- (Read full)

Last Release: Wednesday, July 21, 2004

Double Think: The Bedrock of Marine Corps Indoctrination

Chris White

I left college after a semester and a half, tried my hand at construction, waiting tables, pizza delivery, and security work, during which time I applied for several law enforcement positions, hoping to become a California Highway patrol officer, like my uncle. I soon enough reached the point of dissatisfaction with waiting to start my life, when my father submitted an off the cuff suggestion: "You could always join the Marines." The idea was that I could do that for four years and maybe gain the necessary credentials to become a police officer and to gain a foothold for myself that I had not attained up to that point. Without giving it second thought, I called the recruiting station and made an appointment to see about my options. They were very nice, but more than that, they were confident, young men, and not much older than myself (I was 20).

- (Read full)

Silencing the Voice of an Angel

Richard Moreno

Linda Ronstadt, the 58-year-old 10-time Grammy Award winner, while on stage dedicated the classic rock ballad "Desperado!" to an award winning documentary filmmaker during her sold out concert at the Aladdin Casino and Hotel in Las Vegas. Innocuous enough, so one would in normal times think. However, in response, an Aladdin crack security team swept Ms Ronstand off the premises and, moreover, barred her from her suite as if she were some common vagrant begging for alms at some Republican cocktail party.

- (Read full)

Last Release: Sunday, July 12, 2004

An Open Letter to Michael Moore

Nikki Marterre

Dear Michael Moore,

Whw I don't even know if you will get this email - Farenheit 9/11 was brilliant and I am sure you are caught up in all the hullabaloo. However, I recently read an article by you to the left called "Is the left nuts?". I understand where the frustration must come from. Many members of the left are very sectarian - they can't see beyond their own books on Hegel. However, there are many members of the left that are not that way at all. They are going out, talking to real Americans and taking up what regular people are concerned about. Should the left be concerned about real working class issues?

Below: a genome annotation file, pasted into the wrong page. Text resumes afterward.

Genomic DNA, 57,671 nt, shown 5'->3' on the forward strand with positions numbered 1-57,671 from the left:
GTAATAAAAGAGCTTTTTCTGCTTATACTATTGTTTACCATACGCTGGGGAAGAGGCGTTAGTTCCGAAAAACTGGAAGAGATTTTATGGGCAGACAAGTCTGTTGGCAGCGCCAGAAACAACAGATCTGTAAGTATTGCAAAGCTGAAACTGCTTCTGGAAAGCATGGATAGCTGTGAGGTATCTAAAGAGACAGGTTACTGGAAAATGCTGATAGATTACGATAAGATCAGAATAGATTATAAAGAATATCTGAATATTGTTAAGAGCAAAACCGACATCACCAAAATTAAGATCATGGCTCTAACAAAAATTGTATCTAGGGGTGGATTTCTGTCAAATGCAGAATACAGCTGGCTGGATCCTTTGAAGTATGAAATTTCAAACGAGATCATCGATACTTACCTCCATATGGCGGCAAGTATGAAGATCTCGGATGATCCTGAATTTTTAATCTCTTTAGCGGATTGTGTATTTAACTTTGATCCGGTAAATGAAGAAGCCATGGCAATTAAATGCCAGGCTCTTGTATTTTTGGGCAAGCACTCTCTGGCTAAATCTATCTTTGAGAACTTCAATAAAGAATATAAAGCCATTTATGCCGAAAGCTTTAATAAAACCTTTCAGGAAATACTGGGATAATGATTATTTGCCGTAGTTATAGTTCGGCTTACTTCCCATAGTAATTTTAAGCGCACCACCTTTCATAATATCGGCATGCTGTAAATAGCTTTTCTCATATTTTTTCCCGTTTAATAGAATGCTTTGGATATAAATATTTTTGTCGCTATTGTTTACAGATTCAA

- (Read full)

Last Release: Thursday, June 24, 2004

A Solution to the Iraq Quagmire

Richard Cranium

As a decent freedom-loving American, I was really hoping Bush was going to come up with a winner when he made that speech a few weeks ago outlining his plan to wrap things up in Iraq. But as he mumbled and stumbled his way through, it became clear that this was the usual mumbo-jumbo, the same-old-shizzle just wrapped up in a five-point plan format to sound more concrete or something.

I was bummed out like you wouldn't believe. After all the crap that's gone on, this guy still doesn't have a clue? He couldn't even pronounce Abu Ghraib correctly ("Abu Ga-a-a-ra-a-aaaabeee")! It all got me thinking, you know, because if he doesn't have a plan, someone has to come up with one.

A little after all this, I was sitting around reading the New York Times. I came upon an interesting article, and all of a sudden a grand solution to the fiasco in Iraq came together in my head like a huge explosion played in rewind�

- (Read full)

Last Release: Sunday, June 13, 2004

How Ray Charles Got Over

Seth Sandronsky

Ray Charles, the superb African American musician who died on June 10, got over in more ways than one.

He appealed to Americans of all ages and backgrounds. For five decades, they enjoyed Charles' music.

He expressed his people's efforts to transcend the racial lines of America, a struggle recognized around the world. Credit should partly go to Charles for this global recognition.

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April in the Empire

Nikki Marterre

April is the cruelest month
Forgotten skies haze over the atrocities